#2. The Fugitive -- The Bad Guy Helps Harrison Ford Figure Out That He's ... Well, the Bad Guy
In The Fugitive, Dr. Charles Nichols is a high-ranking employee at a pharmaceutical company currently developing a new wonder drug. When Dr. Richard Kimble (Harrison Ford) finds out that the drug causes liver damage, Nichols sends a one-armed killer to murder him, but he winds up killing Kimble's wife instead. This works out for the best, though, since Kimble is wrongly convicted of his wife's murder and sent to death row. All Nichols has to do now is sit back and wait for Kimble to fry.
Or get frozen in carbonite, depending on state law.
How He Tried to Screw It Up:
When Kimble escapes custody and becomes a fugitive, he asks Nichols for help, since he still thinks of him as a friend. Instead of saying, "Yeah, sure thing, buddy, why don't you step into the guest room and have a nap?" and then calling the cops, Nichols ends up serving him the evidence of the conspiracy on a silver platter.
More specifically, Nichols sends Kimble to obtain incriminating tissue samples, even though they contain evidence that he himself was involved in the coverup. This, along with the fact that every lab member turns out to be inexplicably eager to help out a convicted murderer, allows Kimble to clear his name.
Jane Lynch has always had a thing for bad boys.
Kimble finds out that the tissue samples were fudged to cover up the whole "kills your liver" thing, and since half of the samples had been approved by a guy who was recently murdered, it was obvious that his signature had been forged by the only other person who had access. Namely, Dr. Charles Nichols. Both Kimble and the cops reach the same conclusion.
Instead of sending Kimble to the lab to collect the samples, Nichols could have volunteered to get them himself, which would have made sense from Kimble's perspective, since he was a wanted fugitive.
Or how about "Sorry dude, helping fugitives is a crime"?
Also, not to discriminate against people with disabilities or anything, but is a guy with only one arm really the most effective and least conspicuous-looking hired killer he could find? Did Nichols hire him over the phone, and then didn't want to say anything for fear of being rude? Maybe that's what happened with Kimble, too. Nichols didn't want to help him figure out the conspiracy, but just couldn't say no to a pal.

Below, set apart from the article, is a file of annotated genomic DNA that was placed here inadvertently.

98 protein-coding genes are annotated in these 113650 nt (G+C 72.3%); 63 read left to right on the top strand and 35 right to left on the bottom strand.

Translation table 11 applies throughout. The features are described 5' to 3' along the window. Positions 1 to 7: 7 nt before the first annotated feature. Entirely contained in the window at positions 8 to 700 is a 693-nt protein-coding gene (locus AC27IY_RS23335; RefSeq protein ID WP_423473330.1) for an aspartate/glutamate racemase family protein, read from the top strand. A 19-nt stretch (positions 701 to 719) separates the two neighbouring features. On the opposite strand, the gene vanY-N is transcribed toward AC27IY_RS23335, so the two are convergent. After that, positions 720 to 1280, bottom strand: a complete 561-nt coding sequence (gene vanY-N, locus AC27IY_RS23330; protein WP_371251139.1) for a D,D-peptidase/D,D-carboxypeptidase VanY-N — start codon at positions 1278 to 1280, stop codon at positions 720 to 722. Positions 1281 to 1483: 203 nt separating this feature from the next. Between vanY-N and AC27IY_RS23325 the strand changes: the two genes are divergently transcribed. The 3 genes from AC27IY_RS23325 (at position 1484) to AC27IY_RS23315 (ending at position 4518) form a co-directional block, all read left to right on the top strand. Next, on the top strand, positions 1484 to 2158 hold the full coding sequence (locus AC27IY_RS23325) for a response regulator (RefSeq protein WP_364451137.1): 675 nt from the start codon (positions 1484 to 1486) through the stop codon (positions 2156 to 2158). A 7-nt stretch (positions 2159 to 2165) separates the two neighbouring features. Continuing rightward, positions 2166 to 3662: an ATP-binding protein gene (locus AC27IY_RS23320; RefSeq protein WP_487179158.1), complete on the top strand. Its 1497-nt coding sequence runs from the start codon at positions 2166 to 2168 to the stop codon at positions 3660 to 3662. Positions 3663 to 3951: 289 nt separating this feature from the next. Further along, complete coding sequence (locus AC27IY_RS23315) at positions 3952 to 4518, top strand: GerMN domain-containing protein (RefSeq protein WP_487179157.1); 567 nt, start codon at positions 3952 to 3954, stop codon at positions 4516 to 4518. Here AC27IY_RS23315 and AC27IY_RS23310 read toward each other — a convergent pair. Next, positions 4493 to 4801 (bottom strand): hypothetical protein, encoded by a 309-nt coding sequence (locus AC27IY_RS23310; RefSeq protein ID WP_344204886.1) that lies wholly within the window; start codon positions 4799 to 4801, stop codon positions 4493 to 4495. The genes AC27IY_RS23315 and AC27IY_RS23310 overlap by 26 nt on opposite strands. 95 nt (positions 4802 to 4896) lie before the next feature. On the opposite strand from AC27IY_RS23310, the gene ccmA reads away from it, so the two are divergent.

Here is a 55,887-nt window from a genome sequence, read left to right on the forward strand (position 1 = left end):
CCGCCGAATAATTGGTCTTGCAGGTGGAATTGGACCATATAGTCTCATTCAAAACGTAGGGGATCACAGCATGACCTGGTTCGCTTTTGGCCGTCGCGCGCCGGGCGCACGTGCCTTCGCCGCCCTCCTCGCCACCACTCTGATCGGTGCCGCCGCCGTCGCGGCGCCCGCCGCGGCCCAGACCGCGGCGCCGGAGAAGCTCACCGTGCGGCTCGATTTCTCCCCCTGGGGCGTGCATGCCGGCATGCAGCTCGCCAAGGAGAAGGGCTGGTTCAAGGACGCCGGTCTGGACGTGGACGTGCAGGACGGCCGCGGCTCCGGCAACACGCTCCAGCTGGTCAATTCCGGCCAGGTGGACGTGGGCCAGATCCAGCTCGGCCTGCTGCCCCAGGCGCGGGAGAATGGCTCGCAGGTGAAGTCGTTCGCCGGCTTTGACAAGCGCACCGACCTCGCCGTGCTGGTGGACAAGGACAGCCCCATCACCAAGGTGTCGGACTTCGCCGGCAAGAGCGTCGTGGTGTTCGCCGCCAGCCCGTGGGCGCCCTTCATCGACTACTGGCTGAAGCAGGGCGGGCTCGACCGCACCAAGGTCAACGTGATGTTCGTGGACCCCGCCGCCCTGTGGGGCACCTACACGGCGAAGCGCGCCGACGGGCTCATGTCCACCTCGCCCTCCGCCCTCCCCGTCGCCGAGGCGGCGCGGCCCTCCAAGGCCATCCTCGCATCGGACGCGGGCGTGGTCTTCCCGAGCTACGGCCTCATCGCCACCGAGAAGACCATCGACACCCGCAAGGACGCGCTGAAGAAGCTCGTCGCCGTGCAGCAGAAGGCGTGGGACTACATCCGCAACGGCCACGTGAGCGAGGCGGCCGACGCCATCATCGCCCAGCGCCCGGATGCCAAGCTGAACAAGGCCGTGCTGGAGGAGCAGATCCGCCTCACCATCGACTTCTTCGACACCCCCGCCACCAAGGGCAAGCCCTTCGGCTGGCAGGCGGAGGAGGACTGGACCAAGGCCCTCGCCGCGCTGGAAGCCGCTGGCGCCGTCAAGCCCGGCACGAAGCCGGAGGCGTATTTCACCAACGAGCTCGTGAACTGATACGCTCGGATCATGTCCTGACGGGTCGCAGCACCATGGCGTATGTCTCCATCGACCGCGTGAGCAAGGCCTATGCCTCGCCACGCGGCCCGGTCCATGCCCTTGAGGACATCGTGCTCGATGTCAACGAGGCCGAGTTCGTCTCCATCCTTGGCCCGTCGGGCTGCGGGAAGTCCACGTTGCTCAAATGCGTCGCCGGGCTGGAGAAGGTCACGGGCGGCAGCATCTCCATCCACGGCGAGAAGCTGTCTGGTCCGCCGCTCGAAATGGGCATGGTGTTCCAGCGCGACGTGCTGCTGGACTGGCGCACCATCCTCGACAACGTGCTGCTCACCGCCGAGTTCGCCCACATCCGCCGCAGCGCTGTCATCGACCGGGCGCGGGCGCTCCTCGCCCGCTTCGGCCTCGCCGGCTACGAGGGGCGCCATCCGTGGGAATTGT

#1. Die Hard With a Vengeance -- Simon Gruber Stages an Elaborate Con, Immediately Tries to Ruin It
Simon Gruber, the brother of the original Die Hard villain, Hans Gruber, wants revenge on John McClane for dropping Hans' ass out of a 32nd floor window at the end of the first movie. Simon accomplishes this by planting bombs all over New York City, then threatening to set them off if McClane doesn't do exactly what he says. However, this so-called revenge plan actually turns out to be a smokescreen for a clever heist in which Simon rips off the entire gold supply of the New York Federal Reserve Bank.
"Avenge me by stealing lots of gold! Avenge meeeeeee ..."
How He Tried to Screw It Up:
Simon's plan hinges on McClane trying to stop a bomb in a very specific place at a specific time, supposedly as part of the whole revenge trip. However, that's not the first thing Simon forces him to do. Nope, first he sends McClane into Harlem wearing a sign that should get him murdered about 37 times before reaching the first corner.
This is like being dropped in Bel Air with a sign that says "I Hate Golf."
If it wasn't for the unlikely intervention of a local shopkeeper named Zeus (Samuel L. Jackson), McClane would have been killed or seriously injured by a Harlem street gang -- sure, he had a concealed gun strapped to his back for safety, but the first thing the gangsters do is break a bottle on McClane's head and reveal the weapon, which is quickly grabbed by Zeus. Had Zeus not been there, that would have been one of the gang members.
"Please, wait! Haven't you guys ever seen that Chris Rock routine?"
The success of Simon's Federal Reserve heist depends entirely on the authorities believing his fake revenge scheme as a distraction. After the Harlem incident, Simon's next game involves sending McClane across town to chase after a bomb on a subway. When the bomb goes off, no one notices that it has disabled the Federal Reserve Bank's alarm system and given Simon an opening to break into their vault.
It's actually a pretty ingenious plan ... except for the part where Simon almost made McClane a casualty of racially motivated gang violence and ruined everything. Couldn't he have just forced McClane to do something less likely to get himself killed, such as streaking naked through Chelsea?
Considering that McClane only survived the Harlem ordeal because of Zeus' intervention, it actually might have been a neat twist if Zeus had been working for Simon all along and was serving as McClane's protector.
He wanted revenge for his brother, Argyle.
Robin Warder is the co-owner of the pop culture website The Back Row.
For more baffling moves in movies, check out The 5 Most Needlessly Complex Terror Plots in Film History and The 5 Most Needlessly Evil Movie Villain Strategies.
If you're pressed for time and just looking for a quick fix, then check out The 6 Craziest Superman Stories Ever Written (Twice).
And stop by LinkSTORM because the avenues of ruthlessly dissecting movies are endless.
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